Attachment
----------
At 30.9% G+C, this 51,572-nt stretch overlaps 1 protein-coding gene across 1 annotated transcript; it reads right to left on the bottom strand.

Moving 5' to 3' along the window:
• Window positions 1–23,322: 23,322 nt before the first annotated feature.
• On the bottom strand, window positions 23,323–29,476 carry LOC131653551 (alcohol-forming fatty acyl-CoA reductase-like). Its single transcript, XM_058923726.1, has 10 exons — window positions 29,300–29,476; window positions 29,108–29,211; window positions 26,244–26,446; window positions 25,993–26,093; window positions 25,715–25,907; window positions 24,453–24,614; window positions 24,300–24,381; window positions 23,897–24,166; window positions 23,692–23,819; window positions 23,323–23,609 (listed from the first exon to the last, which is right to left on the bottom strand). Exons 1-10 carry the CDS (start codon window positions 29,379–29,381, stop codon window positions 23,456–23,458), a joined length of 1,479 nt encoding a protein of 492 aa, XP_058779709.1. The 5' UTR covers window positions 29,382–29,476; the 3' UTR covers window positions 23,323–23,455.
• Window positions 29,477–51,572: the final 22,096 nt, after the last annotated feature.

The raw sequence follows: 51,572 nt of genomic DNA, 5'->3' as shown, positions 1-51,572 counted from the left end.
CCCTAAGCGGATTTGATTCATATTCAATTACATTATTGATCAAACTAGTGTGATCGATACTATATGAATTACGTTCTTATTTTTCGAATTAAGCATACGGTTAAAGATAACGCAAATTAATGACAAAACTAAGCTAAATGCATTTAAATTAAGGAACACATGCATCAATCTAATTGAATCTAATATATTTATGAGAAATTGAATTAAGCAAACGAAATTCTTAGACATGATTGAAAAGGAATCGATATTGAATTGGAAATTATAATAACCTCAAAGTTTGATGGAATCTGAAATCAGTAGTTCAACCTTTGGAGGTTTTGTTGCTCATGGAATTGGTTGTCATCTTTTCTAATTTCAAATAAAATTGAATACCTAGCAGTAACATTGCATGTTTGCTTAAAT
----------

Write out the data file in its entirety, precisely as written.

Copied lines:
At 30.9% G+C, this 51,572-nt stretch overlaps 1 protein-coding gene across 1 annotated transcript; it reads right to left on the bottom strand.

Moving 5' to 3' along the window:
• Window positions 1–23,322: 23,322 nt before the first annotated feature.
• On the bottom strand, window positions 23,323–29,476 carry LOC131653551 (alcohol-forming fatty acyl-CoA reductase-like). Its single transcript, XM_058923726.1, has 10 exons — window positions 29,300–29,476; window positions 29,108–29,211; window positions 26,244–26,446; window positions 25,993–26,093; window positions 25,715–25,907; window positions 24,453–24,614; window positions 24,300–24,381; window positions 23,897–24,166; window positions 23,692–23,819; window positions 23,323–23,609 (listed from the first exon to the last, which is right to left on the bottom strand). Exons 1-10 carry the CDS (start codon window positions 29,379–29,381, stop codon window positions 23,456–23,458), a joined length of 1,479 nt encoding a protein of 492 aa, XP_058779709.1. The 5' UTR covers window positions 29,382–29,476; the 3' UTR covers window positions 23,323–23,455.
• Window positions 29,477–51,572: the final 22,096 nt, after the last annotated feature.

The raw sequence follows: 51,572 nt of genomic DNA, 5'->3' as shown, positions 1-51,572 counted from the left end.
CCCTAAGCGGATTTGATTCATATTCAATTACATTATTGATCAAACTAGTGTGATCGATACTATATGAATTACGTTCTTATTTTTCGAATTAAGCATACGGTTAAAGATAACGCAAATTAATGACAAAACTAAGCTAAATGCATTTAAATTAAGGAACACATGCATCAATCTAATTGAATCTAATATATTTATGAGAAATTGAATTAAGCAAACGAAATTCTTAGACATGATTGAAAAGGAATCGATATTGAATTGGAAATTATAATAACCTCAAAGTTTGATGGAATCTGAAATCAGTAGTTCAACCTTTGGAGGTTTTGTTGCTCATGGAATTGGTTGTCATCTTTTCTAATTTCAAATAAAATTGAATACCTAGCAGTAACATTGCATGTTTGCTTAAAT